Hyperbole is part and parcel of sportswriting. After all, it's just a stupid game. You've got to generate some interest because there are thousands of these games and millions of fans. In Tim Wendel's newest book Down to the Last Pitch he argues that the 1991 World Series was the “best” of all time. Sure, it was a terrific Series—seven games, three (including the final two) in extras, five decided by one run—and it featured two teams who had finished last the previous year. I remember it well, actually, and I can say that it was a gripping contest. The Minnesota Twins, unfortunately, played in perhaps the ugliest stadium in baseball history. I thought, at the time, that the setting took some of the luster off the games just as it had in 1987 when the Twins beat the St. Louis Cardinals for their first title.
Nonetheless the Series was reminiscent of some other classic contests like 1975 and 1986, both going to seven games and featuring great players and epic highlights. The book is organized into seven chapters, one for each game, and Mr. Wendel gives you back stories on all the principals. Giants fans will appreciate the presence of Dan Gladden, Chili Davis, and Steve Bedrosian on the Twins roster. Both teams had some fascinating characters like Lonnie Smith and Kirby Puckett, both of whom had serious off-field issues. Puckett, of course, was the hero of Game Six, and Smith the goat of Game Seven. Jack Morris pitched himself into baseball immortality with his ten-inning shutout to seal the deal, and that remains one of the greatest post-season performances of all time. John Smoltz and Tom Glavine anchored a Braves rotation that went on, with the addition of Greg Maddux, to be arguably the best of the modern era.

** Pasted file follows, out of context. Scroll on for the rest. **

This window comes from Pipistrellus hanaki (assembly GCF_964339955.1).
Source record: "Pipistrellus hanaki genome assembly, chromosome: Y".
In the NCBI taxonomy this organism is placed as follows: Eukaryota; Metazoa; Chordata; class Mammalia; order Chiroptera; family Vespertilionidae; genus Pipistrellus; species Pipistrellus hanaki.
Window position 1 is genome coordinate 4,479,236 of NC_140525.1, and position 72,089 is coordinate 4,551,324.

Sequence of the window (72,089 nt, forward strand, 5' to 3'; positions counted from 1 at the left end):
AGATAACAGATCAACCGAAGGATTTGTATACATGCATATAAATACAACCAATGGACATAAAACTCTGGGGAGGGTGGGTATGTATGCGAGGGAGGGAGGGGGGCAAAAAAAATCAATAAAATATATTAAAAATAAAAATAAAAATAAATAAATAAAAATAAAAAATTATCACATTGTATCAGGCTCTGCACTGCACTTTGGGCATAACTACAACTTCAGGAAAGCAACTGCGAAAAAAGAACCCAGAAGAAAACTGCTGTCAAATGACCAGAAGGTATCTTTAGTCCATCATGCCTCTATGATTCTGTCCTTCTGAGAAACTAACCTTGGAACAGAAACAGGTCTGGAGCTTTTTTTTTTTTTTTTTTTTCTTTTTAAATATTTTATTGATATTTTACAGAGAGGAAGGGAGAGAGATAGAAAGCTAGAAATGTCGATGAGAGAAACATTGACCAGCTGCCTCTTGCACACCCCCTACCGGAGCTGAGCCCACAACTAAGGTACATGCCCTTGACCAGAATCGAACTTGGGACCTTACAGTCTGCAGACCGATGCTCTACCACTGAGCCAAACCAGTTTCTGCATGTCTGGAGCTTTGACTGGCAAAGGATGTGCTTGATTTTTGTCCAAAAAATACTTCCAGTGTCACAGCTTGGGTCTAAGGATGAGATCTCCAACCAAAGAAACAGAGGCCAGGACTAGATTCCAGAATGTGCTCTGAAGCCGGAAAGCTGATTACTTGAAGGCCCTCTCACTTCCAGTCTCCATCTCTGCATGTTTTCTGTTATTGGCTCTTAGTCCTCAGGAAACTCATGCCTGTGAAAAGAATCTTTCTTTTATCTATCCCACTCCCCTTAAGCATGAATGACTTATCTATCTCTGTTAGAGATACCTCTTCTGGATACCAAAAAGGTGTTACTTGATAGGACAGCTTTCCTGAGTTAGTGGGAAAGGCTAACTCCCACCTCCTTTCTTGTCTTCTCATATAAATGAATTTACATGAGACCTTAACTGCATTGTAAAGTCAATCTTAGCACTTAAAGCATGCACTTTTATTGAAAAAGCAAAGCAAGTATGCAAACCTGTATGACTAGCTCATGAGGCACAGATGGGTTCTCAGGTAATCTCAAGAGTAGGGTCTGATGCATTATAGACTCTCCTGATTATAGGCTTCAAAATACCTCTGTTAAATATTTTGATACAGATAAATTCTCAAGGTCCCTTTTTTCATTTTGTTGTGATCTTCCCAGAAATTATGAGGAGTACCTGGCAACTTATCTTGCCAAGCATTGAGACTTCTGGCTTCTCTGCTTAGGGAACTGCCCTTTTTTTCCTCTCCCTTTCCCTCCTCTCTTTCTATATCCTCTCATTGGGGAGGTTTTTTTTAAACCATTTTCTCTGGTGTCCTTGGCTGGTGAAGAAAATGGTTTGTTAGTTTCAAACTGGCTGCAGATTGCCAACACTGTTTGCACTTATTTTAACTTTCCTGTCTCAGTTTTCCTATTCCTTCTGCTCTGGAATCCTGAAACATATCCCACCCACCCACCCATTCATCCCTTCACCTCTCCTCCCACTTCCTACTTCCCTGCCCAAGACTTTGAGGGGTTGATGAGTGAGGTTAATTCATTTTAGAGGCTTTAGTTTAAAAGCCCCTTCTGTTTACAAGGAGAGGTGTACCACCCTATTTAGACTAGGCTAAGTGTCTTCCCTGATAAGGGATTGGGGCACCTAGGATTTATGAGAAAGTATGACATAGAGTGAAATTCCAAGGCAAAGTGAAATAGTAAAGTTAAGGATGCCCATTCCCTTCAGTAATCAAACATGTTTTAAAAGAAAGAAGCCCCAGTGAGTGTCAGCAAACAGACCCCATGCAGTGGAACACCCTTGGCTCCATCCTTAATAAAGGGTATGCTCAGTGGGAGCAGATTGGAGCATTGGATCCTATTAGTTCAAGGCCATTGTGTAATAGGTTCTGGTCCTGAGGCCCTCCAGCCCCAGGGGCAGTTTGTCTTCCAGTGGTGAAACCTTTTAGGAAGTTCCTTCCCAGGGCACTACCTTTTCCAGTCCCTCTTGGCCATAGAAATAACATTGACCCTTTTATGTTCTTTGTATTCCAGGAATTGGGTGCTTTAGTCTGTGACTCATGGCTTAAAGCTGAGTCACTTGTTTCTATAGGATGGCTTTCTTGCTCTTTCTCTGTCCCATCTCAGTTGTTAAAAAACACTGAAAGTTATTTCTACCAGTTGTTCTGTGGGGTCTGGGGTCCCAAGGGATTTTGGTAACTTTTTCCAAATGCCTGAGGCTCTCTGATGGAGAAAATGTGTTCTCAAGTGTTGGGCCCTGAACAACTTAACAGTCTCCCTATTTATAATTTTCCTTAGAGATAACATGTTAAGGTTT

Down to the Last Pitch: how the 1991 Minnesota Twins and Atlanta Braves gave us the best World Series of all time was a fun read even if you don't buy the “best” label. Being a Giants fan, I have to say Brian Wilson striking out Nelson Cruz on November 1st, 2010 was the best moment in baseball history even if that Series was a bit one-sided. (We all have our biases, don't we?) Wendel writes in the introduction that “1991 remains for me one of the last fine times.” Soon after would be the 1994 strike and the increasing use of PEDs that tarnished the national pastime for many. Wendel is also critical of what he sees as the dominance of corporate group-think in running sports franchises. As I've said before I'm not particularly nostalgic. I think the phrase “good old days” is oxymoronic, especially when applied to baseball. I think a truly modern game would have no draft, no reserve clause, and no monopoly. But that's a column for another time.